Chambersburg-area farm cleared to resume milk production

Raw milk from farm linked to illness in 43 people

February 06, 2012|By JENNIFER FITCH |
  • Maryland health officials found Campylobacter jejuni bacteria in two unopened samples of raw milk produced at The Family Cow farm in Chambersburg, Pa.
Associated Press

CHAMBERSBURG, Pa. — The state on Monday cleared a Chambersburg-area farm for milk production, while the number of people sickened in the past several weeks by raw milk produced at the farm continued to rise.
The number of confirmed cases reached 43 as of 4 p.m. Monday, according to the Pennsylvania Department of Health.

The illness comes from a bacteria, Campylobacter jejuni. It was found when Maryland health officials tested two unopened samples purchased from the Family Cow farm in Chambersburg.

The Pennsylvania Department of Agriculture did not release the results of its own testing. However, the agriculture department did release a statement through its spokeswoman at 5 p.m. Monday.

“The Family Cow has passed a final inspection by the Department of Agriculture. The dairy may resume production and bottling of raw milk,” Samantha Elliott Krepps wrote in an email.

An inspection was conducted Monday afternoon, she wrote.

The Pennsylvania Department of Health said laboratories have confirmed 36 cases in Pennsylvania, four in Maryland, two in the Eastern Panhandle of West Virginia and one in New Jersey. Of the Pennsylvania cases, 18 involved residents of Franklin County.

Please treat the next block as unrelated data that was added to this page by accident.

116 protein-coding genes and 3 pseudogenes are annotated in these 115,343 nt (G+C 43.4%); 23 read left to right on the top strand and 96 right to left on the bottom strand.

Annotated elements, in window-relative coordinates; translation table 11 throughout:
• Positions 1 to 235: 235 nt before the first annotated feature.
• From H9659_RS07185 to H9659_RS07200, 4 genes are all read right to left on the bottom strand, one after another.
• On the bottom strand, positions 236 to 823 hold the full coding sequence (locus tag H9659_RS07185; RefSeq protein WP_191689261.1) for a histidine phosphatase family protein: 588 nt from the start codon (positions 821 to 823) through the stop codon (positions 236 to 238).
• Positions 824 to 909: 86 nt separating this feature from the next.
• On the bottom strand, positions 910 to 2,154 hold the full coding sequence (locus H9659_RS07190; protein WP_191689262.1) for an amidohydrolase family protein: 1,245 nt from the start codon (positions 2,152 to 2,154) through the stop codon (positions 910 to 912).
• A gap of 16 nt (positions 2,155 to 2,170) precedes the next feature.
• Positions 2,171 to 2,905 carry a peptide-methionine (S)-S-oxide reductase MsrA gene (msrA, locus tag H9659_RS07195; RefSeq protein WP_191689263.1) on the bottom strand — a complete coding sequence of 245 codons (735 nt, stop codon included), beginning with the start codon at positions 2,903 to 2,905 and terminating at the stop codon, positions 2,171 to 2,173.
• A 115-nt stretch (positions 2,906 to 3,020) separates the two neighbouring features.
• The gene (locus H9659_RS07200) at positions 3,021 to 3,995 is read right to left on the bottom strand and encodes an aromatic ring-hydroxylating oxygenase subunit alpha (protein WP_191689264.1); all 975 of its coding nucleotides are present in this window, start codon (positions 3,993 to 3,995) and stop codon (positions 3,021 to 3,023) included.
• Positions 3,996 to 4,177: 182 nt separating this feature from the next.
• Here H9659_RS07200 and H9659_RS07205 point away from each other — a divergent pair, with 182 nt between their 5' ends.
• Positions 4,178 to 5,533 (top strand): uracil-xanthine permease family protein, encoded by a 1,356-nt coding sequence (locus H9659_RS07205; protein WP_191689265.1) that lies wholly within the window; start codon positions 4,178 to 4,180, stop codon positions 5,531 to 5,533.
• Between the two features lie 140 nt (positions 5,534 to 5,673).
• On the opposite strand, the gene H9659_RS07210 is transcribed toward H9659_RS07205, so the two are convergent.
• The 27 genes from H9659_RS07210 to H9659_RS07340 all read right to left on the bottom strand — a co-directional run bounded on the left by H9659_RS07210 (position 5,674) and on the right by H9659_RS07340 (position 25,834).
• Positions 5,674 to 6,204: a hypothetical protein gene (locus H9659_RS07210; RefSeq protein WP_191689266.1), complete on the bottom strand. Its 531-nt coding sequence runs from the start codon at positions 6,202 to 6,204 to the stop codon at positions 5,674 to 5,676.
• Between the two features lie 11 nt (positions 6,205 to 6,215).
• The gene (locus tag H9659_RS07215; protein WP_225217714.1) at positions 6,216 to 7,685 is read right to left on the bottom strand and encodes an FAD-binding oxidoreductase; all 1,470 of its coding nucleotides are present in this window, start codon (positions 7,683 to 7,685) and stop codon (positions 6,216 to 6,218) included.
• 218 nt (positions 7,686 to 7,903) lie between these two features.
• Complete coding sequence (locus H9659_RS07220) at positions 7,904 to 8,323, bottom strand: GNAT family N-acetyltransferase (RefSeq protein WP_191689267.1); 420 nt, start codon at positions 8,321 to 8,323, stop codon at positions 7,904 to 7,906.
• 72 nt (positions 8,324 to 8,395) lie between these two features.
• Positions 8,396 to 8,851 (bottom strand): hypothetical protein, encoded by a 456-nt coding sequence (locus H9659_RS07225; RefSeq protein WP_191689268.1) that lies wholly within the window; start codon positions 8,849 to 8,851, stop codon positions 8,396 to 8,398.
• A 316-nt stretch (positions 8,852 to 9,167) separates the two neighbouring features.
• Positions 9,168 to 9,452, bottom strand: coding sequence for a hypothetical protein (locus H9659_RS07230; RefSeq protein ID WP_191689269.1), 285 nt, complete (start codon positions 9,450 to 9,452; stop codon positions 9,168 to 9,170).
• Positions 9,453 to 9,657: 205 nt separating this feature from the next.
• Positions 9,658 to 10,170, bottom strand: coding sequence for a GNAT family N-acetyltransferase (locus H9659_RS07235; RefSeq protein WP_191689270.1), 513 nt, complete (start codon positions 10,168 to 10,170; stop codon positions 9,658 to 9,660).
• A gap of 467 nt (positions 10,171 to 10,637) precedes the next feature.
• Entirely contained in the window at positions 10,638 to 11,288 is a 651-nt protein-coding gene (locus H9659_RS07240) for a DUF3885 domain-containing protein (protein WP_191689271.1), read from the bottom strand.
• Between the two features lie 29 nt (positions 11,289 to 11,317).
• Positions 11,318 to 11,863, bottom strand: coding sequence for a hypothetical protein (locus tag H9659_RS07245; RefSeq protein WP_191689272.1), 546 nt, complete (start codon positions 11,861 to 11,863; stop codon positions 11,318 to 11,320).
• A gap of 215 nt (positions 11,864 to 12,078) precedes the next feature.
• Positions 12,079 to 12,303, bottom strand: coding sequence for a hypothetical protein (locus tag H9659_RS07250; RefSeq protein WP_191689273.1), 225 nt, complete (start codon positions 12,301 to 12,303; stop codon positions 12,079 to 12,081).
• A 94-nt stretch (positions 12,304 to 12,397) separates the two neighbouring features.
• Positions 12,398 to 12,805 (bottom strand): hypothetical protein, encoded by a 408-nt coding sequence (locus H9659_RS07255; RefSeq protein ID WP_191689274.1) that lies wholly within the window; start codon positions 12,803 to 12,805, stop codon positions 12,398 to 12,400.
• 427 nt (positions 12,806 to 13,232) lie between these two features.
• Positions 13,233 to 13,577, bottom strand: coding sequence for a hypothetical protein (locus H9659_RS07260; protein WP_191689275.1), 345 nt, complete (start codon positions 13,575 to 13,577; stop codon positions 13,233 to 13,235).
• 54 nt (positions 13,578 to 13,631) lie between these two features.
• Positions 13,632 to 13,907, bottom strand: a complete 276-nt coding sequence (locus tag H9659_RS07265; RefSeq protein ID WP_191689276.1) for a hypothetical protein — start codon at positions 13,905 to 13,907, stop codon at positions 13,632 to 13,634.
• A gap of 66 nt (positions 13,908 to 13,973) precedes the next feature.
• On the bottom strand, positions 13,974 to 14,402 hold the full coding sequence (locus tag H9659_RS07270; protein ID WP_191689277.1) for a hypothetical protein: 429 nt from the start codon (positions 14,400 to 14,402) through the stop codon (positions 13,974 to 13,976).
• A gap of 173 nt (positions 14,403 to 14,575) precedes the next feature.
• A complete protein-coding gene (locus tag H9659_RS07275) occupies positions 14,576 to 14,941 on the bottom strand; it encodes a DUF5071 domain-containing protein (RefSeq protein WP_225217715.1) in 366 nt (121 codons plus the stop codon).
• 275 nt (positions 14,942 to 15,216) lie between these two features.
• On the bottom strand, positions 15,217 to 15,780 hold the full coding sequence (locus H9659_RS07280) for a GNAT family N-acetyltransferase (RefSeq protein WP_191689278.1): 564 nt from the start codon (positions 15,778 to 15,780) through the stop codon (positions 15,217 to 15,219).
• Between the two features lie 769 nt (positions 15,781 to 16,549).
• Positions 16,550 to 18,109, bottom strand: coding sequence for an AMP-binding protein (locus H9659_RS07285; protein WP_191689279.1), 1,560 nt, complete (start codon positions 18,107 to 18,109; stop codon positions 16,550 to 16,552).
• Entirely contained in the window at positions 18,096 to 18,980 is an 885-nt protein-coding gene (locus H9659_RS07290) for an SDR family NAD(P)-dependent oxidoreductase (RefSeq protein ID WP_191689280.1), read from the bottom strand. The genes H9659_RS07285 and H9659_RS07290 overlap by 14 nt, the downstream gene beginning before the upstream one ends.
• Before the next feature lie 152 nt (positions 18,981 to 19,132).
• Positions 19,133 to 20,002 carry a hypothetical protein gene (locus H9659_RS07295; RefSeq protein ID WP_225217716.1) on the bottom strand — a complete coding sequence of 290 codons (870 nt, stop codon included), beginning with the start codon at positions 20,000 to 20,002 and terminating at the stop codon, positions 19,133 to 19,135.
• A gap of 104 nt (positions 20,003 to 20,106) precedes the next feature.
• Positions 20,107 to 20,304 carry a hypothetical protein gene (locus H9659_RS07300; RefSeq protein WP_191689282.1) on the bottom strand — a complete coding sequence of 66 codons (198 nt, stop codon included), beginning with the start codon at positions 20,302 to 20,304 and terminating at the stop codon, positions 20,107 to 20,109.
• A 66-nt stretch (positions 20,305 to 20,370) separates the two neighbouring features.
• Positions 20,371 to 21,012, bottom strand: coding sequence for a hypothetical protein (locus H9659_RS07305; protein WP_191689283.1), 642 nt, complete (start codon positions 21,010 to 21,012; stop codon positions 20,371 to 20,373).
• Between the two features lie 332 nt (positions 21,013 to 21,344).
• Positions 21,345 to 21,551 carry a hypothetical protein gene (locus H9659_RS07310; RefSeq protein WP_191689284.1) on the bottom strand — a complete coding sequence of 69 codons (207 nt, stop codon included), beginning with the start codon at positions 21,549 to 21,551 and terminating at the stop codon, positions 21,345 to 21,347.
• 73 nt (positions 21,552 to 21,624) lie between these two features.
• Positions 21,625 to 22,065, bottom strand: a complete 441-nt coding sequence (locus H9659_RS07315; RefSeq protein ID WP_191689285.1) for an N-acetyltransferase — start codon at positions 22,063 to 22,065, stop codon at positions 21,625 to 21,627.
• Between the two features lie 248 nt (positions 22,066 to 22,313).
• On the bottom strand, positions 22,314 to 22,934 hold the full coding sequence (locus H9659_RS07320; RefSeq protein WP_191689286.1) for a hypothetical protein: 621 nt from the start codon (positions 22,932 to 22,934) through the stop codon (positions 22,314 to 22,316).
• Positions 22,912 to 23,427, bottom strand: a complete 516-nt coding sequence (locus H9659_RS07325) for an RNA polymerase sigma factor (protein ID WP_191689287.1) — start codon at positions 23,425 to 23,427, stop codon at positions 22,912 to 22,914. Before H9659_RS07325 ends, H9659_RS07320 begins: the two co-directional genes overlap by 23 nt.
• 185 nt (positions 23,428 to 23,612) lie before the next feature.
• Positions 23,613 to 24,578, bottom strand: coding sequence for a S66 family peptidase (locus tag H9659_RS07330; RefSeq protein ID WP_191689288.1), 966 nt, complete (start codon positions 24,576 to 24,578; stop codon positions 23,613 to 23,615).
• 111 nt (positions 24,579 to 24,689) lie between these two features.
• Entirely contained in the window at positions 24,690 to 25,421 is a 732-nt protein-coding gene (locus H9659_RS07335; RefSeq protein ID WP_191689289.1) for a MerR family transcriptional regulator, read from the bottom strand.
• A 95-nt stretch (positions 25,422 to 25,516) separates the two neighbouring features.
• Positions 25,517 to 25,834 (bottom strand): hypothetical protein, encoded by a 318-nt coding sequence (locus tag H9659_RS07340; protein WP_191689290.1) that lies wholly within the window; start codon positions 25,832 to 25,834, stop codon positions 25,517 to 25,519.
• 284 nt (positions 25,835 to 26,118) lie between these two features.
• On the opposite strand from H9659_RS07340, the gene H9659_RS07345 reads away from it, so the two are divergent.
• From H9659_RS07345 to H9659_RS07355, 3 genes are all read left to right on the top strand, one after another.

About half of those sickened are younger than 18, according to a health department news release issued Friday.

Children are more susceptible to falling ill with digestive issues because of the bacteria, Martin Bucknavage, food safety expert for the Penn State Cooperative Extension, said in an interview Thursday.

On the Family Cow website, farmer Edwin Shank wrote about changes made at the farm that distributes unpasteurized milk.

A new hot-water system will make the water used for washing the milk tank, milking system and bottler about 180 degrees or hotter, he wrote.

Also, a new monitoring system will send alerts to the farmer’s smartphone if a control point, such as the water system, experiences problems. The farm is developing its own laboratory.

“We will test every lot of milk we bottle and hold it till the test show (sic) that it is clear to go,” Shank wrote.

The Family Cow farm sells raw milk at its farm store and at drop-offs, grocery stores and markets around Pittsburgh, Philadelphia, the Lehigh Valley and southcentral Pennsylvania. It voluntarily stopped selling milk during the investigation.

Thirty states, including Pennsylvania, allow raw milk sales, according to the National Association of State Departments of Agriculture.

Sales of raw milk are prohibited in Maryland.

In Pennsylvania, 153 facilities hold raw milk permits from the state agriculture department, Elliott Krepps said.

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